* Browser Exploit Packs (BEP) hold a number of browser-based exploits that are bundled together to customize the response to a victim. When a user visits a malicious domain, the BEP fingerprints the browser version and the related environment of the user machine. Based on this information, a suitable exploit is served to the user which exploits the integrity of that particular browser.
* Drive-by-Download attacks are triggered by visiting a malicious page. They exploit browser vulnerabilities in plugins and built-in components. Successful exploitation of the vulnerability results in the execution of shell code that in turn downloads the malware into the system. A variation of the Drive-by-Download attack is the Drive-by-Cache attack that can exploit browser cache functionality in order to execute malware.
* Malicious advertisements (malvertisements) are yet another technique to spread malware infections through online social networks. When an attacker injects the malicious link in a user message board, it is linked to a third party website which has malicious advertisements embedded in it. These advertisements are further linked to malicious JavaScripts which are retrieved by the browser that executes the malicious content in the context of running browser with the user’s privileges.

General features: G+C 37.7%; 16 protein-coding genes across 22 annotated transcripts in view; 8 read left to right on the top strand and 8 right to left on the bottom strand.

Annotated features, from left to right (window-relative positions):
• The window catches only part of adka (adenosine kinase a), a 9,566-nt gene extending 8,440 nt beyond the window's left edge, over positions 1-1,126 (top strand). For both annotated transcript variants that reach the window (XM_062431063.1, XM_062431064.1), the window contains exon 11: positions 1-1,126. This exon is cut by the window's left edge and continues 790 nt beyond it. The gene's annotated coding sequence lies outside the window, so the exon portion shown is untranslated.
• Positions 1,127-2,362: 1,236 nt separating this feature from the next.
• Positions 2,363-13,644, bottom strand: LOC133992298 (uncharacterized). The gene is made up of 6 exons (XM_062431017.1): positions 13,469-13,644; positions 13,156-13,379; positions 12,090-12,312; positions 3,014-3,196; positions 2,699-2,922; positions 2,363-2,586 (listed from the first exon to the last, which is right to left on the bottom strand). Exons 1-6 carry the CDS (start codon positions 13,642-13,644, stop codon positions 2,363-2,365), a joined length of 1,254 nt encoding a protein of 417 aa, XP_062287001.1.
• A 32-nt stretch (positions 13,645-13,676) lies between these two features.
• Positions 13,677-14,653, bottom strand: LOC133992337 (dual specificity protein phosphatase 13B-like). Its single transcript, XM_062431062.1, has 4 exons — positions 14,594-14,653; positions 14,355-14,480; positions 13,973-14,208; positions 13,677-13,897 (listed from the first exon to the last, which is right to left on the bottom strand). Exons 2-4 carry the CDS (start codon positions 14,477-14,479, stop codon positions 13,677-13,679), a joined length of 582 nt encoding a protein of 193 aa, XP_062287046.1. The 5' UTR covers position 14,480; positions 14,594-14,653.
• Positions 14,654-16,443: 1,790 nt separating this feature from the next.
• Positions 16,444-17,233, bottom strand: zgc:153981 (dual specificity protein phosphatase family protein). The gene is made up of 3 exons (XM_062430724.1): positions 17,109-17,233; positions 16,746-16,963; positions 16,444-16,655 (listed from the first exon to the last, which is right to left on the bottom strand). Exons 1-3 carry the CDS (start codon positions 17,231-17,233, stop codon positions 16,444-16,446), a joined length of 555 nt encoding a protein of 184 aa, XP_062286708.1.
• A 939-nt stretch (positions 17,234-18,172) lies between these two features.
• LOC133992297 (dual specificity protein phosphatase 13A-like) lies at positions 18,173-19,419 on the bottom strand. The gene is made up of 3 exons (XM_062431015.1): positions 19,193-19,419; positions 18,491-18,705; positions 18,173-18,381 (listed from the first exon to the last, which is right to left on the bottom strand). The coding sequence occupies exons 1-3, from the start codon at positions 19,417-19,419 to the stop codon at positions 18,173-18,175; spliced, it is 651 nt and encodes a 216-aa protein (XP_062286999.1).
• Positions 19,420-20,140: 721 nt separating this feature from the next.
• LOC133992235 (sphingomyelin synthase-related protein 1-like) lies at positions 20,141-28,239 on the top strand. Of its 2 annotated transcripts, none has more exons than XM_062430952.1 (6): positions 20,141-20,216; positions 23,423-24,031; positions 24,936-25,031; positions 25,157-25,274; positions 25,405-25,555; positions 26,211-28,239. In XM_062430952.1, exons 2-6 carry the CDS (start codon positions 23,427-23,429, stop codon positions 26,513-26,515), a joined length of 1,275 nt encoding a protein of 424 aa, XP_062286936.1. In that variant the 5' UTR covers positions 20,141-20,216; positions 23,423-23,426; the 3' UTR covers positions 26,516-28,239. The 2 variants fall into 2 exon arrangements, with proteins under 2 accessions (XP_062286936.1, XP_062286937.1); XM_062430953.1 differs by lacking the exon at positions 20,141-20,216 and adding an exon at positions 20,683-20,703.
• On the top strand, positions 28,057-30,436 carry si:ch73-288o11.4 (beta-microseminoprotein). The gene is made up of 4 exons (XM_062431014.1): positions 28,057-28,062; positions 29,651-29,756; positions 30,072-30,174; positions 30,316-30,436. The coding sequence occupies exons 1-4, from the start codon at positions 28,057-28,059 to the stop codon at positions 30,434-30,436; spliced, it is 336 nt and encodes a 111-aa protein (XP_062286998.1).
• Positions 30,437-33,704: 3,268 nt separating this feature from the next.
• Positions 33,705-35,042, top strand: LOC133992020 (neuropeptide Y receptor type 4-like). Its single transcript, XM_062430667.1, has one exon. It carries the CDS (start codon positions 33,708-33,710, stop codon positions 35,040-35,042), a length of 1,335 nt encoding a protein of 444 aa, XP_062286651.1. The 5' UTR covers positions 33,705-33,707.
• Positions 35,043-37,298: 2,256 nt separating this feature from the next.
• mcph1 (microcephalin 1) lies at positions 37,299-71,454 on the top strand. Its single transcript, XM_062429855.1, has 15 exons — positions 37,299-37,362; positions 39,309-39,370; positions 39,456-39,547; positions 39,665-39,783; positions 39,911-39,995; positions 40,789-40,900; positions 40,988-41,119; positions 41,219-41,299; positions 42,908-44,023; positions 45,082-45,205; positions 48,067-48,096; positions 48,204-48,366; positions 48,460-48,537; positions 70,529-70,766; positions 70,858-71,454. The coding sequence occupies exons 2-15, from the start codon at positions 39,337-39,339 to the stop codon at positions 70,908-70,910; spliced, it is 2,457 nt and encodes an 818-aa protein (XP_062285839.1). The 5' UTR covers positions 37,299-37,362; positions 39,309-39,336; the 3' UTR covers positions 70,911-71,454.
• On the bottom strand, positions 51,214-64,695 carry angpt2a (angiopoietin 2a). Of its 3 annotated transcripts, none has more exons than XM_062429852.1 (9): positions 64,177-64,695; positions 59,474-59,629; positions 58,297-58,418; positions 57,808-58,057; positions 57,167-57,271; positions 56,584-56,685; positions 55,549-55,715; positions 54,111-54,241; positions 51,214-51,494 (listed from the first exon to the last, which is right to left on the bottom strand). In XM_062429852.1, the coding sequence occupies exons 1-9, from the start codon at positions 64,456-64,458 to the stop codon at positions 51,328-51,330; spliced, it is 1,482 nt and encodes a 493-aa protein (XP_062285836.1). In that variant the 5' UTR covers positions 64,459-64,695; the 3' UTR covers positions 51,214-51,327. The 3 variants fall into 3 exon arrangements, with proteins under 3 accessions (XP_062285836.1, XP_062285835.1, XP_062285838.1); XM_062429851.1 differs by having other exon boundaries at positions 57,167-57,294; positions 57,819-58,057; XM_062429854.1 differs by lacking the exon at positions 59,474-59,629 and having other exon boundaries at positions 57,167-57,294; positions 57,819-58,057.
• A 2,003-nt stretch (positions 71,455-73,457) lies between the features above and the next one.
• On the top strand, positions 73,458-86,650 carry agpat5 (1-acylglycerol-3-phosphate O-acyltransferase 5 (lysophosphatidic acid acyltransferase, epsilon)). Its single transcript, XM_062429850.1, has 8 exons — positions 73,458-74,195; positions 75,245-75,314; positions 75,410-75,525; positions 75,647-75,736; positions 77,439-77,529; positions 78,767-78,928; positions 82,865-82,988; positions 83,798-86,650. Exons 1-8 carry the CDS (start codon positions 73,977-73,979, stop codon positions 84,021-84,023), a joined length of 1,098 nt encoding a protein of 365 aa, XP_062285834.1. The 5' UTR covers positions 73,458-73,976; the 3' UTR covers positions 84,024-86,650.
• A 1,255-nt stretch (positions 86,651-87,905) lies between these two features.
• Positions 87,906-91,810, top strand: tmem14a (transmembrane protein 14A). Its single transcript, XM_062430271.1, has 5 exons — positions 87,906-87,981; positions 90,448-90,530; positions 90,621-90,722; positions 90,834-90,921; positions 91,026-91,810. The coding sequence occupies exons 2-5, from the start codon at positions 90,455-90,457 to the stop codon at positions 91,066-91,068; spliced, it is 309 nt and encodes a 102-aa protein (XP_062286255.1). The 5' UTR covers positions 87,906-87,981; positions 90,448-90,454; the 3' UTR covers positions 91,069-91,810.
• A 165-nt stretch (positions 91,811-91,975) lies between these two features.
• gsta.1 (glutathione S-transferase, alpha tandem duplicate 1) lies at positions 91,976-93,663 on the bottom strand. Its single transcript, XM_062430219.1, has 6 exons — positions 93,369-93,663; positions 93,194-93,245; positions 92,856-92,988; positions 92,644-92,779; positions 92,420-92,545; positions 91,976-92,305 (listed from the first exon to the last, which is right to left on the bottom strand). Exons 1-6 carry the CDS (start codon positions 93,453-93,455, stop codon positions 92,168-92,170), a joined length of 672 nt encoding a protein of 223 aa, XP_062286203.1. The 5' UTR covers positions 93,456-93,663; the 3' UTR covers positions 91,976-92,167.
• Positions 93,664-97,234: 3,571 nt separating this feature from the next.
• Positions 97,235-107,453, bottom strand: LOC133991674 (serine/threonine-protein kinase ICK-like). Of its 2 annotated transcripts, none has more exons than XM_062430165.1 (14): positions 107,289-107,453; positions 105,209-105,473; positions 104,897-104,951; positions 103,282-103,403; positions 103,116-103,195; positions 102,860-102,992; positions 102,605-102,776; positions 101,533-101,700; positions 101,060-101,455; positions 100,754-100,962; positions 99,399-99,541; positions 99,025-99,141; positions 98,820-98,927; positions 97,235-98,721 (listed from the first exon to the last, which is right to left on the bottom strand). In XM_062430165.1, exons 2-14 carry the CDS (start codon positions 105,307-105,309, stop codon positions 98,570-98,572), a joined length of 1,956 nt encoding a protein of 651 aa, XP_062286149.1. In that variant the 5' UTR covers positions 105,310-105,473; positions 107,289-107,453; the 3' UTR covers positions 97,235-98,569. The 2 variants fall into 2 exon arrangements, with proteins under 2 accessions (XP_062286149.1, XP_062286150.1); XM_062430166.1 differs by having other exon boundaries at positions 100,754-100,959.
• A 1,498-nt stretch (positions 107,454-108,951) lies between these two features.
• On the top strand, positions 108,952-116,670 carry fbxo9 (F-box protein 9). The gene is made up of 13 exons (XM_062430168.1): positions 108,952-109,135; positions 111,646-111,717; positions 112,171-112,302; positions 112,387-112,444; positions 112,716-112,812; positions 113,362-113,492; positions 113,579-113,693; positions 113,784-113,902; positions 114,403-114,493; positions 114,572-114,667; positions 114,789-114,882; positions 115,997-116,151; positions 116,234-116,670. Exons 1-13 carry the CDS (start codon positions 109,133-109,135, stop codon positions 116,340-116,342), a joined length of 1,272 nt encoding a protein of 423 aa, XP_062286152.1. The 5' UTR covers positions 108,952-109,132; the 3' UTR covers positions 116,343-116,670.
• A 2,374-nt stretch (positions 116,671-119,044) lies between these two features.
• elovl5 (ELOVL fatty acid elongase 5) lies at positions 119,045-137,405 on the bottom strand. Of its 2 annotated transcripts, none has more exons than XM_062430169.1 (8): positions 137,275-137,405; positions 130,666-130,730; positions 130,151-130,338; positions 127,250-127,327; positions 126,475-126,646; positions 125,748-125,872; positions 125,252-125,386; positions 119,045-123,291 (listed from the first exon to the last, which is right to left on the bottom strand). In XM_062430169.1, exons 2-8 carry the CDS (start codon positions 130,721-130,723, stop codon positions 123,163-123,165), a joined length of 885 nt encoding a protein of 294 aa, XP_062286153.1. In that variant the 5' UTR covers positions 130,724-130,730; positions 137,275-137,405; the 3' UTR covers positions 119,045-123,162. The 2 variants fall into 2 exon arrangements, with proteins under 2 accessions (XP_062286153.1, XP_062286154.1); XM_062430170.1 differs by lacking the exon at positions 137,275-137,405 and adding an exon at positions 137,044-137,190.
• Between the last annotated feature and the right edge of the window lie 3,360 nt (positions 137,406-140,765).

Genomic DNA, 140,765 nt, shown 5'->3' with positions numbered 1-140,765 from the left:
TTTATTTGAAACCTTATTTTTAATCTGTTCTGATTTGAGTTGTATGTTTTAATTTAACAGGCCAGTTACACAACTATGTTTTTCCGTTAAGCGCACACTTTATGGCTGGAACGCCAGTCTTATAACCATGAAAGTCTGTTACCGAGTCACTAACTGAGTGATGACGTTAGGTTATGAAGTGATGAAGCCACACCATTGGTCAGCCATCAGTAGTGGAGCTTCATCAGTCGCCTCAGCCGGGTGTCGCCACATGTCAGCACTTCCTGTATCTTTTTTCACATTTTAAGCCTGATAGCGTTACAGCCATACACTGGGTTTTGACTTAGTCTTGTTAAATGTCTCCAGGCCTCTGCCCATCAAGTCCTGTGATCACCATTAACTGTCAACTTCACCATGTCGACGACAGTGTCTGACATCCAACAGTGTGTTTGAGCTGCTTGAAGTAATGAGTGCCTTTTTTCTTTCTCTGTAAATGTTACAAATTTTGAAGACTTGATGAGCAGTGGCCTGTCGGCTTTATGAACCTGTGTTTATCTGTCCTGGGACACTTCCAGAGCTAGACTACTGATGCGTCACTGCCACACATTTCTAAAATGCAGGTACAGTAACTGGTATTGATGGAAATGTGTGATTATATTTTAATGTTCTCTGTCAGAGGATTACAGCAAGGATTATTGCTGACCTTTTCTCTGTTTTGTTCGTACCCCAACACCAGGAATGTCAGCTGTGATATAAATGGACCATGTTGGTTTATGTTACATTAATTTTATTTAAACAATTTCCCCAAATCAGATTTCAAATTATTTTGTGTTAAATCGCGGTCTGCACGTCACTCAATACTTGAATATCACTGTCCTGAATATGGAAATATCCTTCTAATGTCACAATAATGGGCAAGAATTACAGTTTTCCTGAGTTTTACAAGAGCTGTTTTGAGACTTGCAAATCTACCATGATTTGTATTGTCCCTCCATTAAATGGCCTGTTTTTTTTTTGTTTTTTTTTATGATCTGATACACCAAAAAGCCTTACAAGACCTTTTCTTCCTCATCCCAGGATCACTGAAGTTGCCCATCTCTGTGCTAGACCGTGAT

The biggest problem with the online social networks is that they do not have sufficient built-in protection against malware.  For example, current social networks do not scan the URL’s and embedded content coming from third party servers such as Content Delivery Networks. Therefore, there is no mechanism to detect the authenticity of URL’s that are passed as message content among the user objects in the online social networks. In addition, it is easy to upload malvertisements, and social networks fail to raise any warning. Online social networks are not harnessing the power of Safe Browsing API’s from Google or similar services to instantiate a verification procedure before posting a URL back to a user profile. Lack of such basic protections is a key factor in making the social networks vulnerable to exploitation. Finally, many social network users are not knowledgeable enough to differentiate between real and malicious entities. Ignorance not only results in exploitation, but also greatly impacts the overall security of online social networks. Because of the high connectivity and need for trust in a social network  users are particularly dependent on the built-in security features of online social networks, but the security features are not tough enough to thwart many malware attacks.

Robust security and privacy mechanisms are indispensable for safe online social networking. Built-in security is necessary because attackers exploit the trust, curiosity and ignorance to garner maximum profit. User awareness regarding security concerns is important but can only spread gradually, so social networks should be proactive and develop more sophisticated and stringent mechanisms to thwart malware infections. Safe and secure transmission of the information and robust user’s privacy should be the paramount concern of the social networking companies.